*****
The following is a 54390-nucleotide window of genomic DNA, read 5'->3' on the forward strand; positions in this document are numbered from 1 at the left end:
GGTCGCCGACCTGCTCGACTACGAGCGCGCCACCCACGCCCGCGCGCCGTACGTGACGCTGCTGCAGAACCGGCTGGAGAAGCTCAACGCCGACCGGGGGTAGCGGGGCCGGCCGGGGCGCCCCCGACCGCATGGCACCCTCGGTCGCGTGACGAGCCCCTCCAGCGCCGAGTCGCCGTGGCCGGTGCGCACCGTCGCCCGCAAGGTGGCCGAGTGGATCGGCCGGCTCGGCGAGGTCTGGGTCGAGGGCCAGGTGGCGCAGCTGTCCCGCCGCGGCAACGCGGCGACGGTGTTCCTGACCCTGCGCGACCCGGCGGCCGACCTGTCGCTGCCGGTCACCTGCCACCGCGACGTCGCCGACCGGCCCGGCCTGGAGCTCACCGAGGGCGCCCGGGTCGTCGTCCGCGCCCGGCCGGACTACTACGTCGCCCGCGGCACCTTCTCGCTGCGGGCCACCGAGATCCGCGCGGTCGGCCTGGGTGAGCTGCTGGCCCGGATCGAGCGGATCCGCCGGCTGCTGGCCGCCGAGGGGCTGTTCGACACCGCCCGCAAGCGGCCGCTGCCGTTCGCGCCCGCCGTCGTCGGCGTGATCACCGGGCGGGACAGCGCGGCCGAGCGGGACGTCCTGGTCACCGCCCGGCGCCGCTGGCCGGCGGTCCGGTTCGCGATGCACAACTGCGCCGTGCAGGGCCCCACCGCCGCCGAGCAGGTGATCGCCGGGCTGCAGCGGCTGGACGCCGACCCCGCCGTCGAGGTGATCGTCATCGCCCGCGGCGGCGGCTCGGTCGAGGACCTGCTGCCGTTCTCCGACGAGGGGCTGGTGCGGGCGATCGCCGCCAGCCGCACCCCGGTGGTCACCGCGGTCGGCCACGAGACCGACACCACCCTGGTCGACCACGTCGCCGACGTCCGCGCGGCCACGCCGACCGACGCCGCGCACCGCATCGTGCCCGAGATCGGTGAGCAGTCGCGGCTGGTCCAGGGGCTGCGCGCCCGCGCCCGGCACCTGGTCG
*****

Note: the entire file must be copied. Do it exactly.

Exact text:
The following is a 54390-nucleotide window of genomic DNA, read 5'->3' on the forward strand; positions in this document are numbered from 1 at the left end:
GGTCGCCGACCTGCTCGACTACGAGCGCGCCACCCACGCCCGCGCGCCGTACGTGACGCTGCTGCAGAACCGGCTGGAGAAGCTCAACGCCGACCGGGGGTAGCGGGGCCGGCCGGGGCGCCCCCGACCGCATGGCACCCTCGGTCGCGTGACGAGCCCCTCCAGCGCCGAGTCGCCGTGGCCGGTGCGCACCGTCGCCCGCAAGGTGGCCGAGTGGATCGGCCGGCTCGGCGAGGTCTGGGTCGAGGGCCAGGTGGCGCAGCTGTCCCGCCGCGGCAACGCGGCGACGGTGTTCCTGACCCTGCGCGACCCGGCGGCCGACCTGTCGCTGCCGGTCACCTGCCACCGCGACGTCGCCGACCGGCCCGGCCTGGAGCTCACCGAGGGCGCCCGGGTCGTCGTCCGCGCCCGGCCGGACTACTACGTCGCCCGCGGCACCTTCTCGCTGCGGGCCACCGAGATCCGCGCGGTCGGCCTGGGTGAGCTGCTGGCCCGGATCGAGCGGATCCGCCGGCTGCTGGCCGCCGAGGGGCTGTTCGACACCGCCCGCAAGCGGCCGCTGCCGTTCGCGCCCGCCGTCGTCGGCGTGATCACCGGGCGGGACAGCGCGGCCGAGCGGGACGTCCTGGTCACCGCCCGGCGCCGCTGGCCGGCGGTCCGGTTCGCGATGCACAACTGCGCCGTGCAGGGCCCCACCGCCGCCGAGCAGGTGATCGCCGGGCTGCAGCGGCTGGACGCCGACCCCGCCGTCGAGGTGATCGTCATCGCCCGCGGCGGCGGCTCGGTCGAGGACCTGCTGCCGTTCTCCGACGAGGGGCTGGTGCGGGCGATCGCCGCCAGCCGCACCCCGGTGGTCACCGCGGTCGGCCACGAGACCGACACCACCCTGGTCGACCACGTCGCCGACGTCCGCGCGGCCACGCCGACCGACGCCGCGCACCGCATCGTGCCCGAGATCGGTGAGCAGTCGCGGCTGGTCCAGGGGCTGCGCGCCCGCGCCCGGCACCTGGTCG